The UK saw its first reported cases at the end of January, by which time the virus was already spreading around the world. But it was not until the middle of March that UK Prime Minister Boris Johnson “advised” people to avoid non-essential travel and socialising, and only on 23 March did he order the country into lockdown. The slow UK response came in for widespread criticism from public health experts.

In the US, President Donald Trump has overseen a chaotic response. The country has had a dire shortage of testing kits, so its government does not know how many people have had the disease. President Trump also repeatedly downplayed the dangers of the disease – although despite what you may have read he did not (quite) call it a hoax. He also incorrectly compared it to seasonal flu, and falsely claimed the US response was more comprehensive than any other country's.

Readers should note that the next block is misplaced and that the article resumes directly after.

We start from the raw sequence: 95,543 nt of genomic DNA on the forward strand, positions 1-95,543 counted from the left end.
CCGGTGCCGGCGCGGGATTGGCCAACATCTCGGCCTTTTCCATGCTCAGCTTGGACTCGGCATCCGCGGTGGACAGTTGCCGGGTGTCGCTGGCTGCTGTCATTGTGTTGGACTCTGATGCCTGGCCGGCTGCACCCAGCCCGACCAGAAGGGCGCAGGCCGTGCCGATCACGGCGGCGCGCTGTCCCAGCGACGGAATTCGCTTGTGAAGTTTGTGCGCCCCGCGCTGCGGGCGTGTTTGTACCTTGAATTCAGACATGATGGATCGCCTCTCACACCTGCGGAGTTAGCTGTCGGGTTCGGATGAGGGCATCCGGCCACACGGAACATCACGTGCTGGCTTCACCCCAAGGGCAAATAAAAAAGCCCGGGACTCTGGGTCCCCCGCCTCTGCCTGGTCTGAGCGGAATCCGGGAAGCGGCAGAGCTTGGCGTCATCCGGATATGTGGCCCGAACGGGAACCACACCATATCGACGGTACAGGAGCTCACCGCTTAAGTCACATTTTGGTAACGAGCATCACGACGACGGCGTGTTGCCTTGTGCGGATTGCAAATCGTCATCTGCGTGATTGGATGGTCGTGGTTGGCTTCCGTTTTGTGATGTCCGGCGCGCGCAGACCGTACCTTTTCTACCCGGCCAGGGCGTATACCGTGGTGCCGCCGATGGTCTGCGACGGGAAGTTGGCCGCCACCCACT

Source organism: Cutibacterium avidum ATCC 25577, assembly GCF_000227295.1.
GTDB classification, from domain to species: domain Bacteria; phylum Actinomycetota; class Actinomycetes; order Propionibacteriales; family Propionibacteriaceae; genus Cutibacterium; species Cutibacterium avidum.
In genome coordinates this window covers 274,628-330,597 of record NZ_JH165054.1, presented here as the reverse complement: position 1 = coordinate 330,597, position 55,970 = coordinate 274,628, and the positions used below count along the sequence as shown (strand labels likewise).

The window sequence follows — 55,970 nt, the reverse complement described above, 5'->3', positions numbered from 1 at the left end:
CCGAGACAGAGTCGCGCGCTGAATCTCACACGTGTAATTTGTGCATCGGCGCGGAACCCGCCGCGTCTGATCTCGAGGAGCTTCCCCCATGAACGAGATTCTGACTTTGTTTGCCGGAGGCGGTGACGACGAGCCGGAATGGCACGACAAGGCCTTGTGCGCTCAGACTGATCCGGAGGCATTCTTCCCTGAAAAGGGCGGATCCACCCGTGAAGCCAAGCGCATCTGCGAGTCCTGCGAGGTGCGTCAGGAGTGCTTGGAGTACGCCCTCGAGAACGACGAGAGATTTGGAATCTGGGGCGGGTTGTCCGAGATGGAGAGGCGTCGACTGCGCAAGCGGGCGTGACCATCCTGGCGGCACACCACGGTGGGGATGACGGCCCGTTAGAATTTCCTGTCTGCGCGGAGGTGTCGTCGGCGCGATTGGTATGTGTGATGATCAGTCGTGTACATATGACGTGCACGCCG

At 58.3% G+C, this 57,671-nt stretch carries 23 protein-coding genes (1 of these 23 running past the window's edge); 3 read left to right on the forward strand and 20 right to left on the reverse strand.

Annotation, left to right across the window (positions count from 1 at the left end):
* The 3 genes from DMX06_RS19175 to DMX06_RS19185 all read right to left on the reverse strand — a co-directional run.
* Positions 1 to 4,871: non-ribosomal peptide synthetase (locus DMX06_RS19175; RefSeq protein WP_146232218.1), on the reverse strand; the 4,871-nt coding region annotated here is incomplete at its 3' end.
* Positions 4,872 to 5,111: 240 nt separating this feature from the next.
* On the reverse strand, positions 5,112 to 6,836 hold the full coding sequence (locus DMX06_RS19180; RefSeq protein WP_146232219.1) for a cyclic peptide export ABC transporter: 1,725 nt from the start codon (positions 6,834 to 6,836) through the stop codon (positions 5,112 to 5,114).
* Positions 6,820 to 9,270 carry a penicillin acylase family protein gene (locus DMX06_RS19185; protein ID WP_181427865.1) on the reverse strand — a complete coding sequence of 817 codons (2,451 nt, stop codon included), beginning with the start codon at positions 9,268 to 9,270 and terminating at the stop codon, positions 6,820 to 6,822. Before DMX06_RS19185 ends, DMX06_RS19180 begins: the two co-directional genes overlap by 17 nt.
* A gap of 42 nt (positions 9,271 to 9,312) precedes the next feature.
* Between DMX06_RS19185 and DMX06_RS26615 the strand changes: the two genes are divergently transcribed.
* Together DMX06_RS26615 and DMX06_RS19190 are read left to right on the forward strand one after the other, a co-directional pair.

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How did two of the most advanced countries in the world, with technology and expertise to spare, fail to recognise the crisis as it unfolded? A final answer will only come with hindsight and public inquiries, but there are many known psychological processes that cause individuals and organisations to miss the signs of a coming emergency – even when it is staring them in the face.
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